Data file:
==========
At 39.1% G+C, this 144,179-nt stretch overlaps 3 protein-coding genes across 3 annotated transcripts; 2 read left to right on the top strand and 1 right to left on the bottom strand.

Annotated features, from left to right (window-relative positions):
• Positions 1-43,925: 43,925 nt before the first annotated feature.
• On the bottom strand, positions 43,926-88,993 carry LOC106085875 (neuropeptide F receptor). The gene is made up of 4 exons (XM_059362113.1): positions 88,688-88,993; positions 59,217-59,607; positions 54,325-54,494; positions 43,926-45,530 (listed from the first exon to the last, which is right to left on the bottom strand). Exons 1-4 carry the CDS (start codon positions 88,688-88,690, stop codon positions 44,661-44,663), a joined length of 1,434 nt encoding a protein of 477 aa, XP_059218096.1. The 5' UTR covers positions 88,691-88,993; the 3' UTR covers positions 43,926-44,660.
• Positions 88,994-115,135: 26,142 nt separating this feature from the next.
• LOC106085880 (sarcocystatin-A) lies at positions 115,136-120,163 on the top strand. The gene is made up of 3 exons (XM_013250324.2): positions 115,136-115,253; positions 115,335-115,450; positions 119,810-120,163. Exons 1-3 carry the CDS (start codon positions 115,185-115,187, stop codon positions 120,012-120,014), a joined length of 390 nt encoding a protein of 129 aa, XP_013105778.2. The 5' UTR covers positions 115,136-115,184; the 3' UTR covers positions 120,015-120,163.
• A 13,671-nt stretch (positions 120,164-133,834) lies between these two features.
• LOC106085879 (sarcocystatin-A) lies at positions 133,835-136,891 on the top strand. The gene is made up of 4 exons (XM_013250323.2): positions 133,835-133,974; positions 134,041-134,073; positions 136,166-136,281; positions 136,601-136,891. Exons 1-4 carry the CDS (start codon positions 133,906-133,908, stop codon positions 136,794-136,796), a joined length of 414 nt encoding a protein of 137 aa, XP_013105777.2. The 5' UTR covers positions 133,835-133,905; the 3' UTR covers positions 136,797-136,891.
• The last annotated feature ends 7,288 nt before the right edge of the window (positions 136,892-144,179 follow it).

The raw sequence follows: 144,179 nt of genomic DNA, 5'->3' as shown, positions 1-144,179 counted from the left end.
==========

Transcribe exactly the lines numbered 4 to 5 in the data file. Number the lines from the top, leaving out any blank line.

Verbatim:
• On the bottom strand, positions 43,926-88,993 carry LOC106085875 (neuropeptide F receptor). The gene is made up of 4 exons (XM_059362113.1): positions 88,688-88,993; positions 59,217-59,607; positions 54,325-54,494; positions 43,926-45,530 (listed from the first exon to the last, which is right to left on the bottom strand). Exons 1-4 carry the CDS (start codon positions 88,688-88,690, stop codon positions 44,661-44,663), a joined length of 1,434 nt encoding a protein of 477 aa, XP_059218096.1. The 5' UTR covers positions 88,691-88,993; the 3' UTR covers positions 43,926-44,660.
• Positions 88,994-115,135: 26,142 nt separating this feature from the next.